I had been well-trained in the art of composing a cheese board: combine fresh with aged cheeses, cow milk with goat and sheep, soft textures with firm, subtle aromas with pungent. Add wine. Achieve satisfaction. I was even getting rather proficient in remembering the curriculum of particular cheeses: this one from high mountain ranges, covered in luscious pastures, that one from craggy hills where sheep roam freely nibbling on wild herbs. But I hadn’t yet quite understood cheese.
My epiphany came one morning in February. We had started our extra early, to witness the production of Parmigiano-Reggiano, the famous hard cheese of the Po plains of Italy, through all its steps. The production starts when the milk from the morning milking comes in, around 8am at the latest. To be honest: we missed the very start. When we arrived, the milk was already heating in the giant cone-shaped copper cauldrons, half-sunk into the floor.
But we got to see the rest of the spectacle: how the warm milk is stirred about, how the rennet is poured in to make it coagulate, how it coagulates, after 12 minutes, without fail, as it has done for centuries. The curd is cut into small pieces, about the size of wheat grains. The stirring and cutting, the hard labour, is today done by a machine, a tool moved by a motor. But the master cheese maker still has to be here every morning, to check the curd. He does it by hand, literally, dipping his hands into the warm fluid and rubbing the white solid flecks between his thumb and fingers, to check the consistency. The curd, cut into tiny flakes, is left for an hour in the cauldron to settle and collect into a massive ball at the bottom. This is then heaved out, with the help of wooden poles and the labour of two men, and hung over the cauldrons in a cheese cloth to drain. Then it is pressed into a mould, left to drain further for 24 hours, after which it has acquired its typical shape and can begin its long ageing process.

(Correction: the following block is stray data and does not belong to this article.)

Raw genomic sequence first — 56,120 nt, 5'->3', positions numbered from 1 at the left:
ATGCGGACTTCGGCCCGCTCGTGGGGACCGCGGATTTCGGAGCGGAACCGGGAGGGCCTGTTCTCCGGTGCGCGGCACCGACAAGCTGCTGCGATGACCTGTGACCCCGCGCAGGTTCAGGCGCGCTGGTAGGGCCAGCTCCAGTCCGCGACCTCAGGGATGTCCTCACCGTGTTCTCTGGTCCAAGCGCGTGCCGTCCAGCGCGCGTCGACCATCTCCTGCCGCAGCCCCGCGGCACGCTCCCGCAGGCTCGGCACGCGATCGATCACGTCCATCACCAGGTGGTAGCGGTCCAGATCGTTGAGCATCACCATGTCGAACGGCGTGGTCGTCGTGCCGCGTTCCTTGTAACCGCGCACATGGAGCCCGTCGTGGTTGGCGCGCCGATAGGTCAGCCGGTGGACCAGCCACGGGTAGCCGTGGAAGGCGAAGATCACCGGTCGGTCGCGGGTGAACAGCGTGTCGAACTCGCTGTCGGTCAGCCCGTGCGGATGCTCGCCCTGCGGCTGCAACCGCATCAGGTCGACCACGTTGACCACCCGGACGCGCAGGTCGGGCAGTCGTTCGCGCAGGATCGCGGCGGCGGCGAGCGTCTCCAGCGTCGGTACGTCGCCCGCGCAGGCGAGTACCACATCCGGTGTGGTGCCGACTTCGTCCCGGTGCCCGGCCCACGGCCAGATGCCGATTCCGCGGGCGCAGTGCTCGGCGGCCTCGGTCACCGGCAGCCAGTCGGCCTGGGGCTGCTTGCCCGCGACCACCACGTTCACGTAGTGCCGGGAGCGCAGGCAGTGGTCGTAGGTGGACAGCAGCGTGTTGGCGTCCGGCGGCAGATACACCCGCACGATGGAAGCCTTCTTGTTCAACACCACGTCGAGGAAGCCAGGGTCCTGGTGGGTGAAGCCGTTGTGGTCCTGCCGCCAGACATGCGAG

All this I knew before. I had studied the process in books and powerpoint slides. But the cognitive link only clicked into place when the cheesemaker broke off a chunk of the huge ball of curd hanging in its cheese-cloth cradle and handed it around on a piece of oil paper. It tasted of – nothing. It was the mouthfeel that enchanted me, warm, rubbery-soft and squeaky, with the faintest aroma of sweet milk. None of the nutty, savoury aroma, which comes from many months of ageing. But not the soft creaminess of milk either, or the refreshing acidity of yoghurt. This was cheese, in its embryonic stage. It was the missing link, the step between the pasture and the cheese board. I got it now.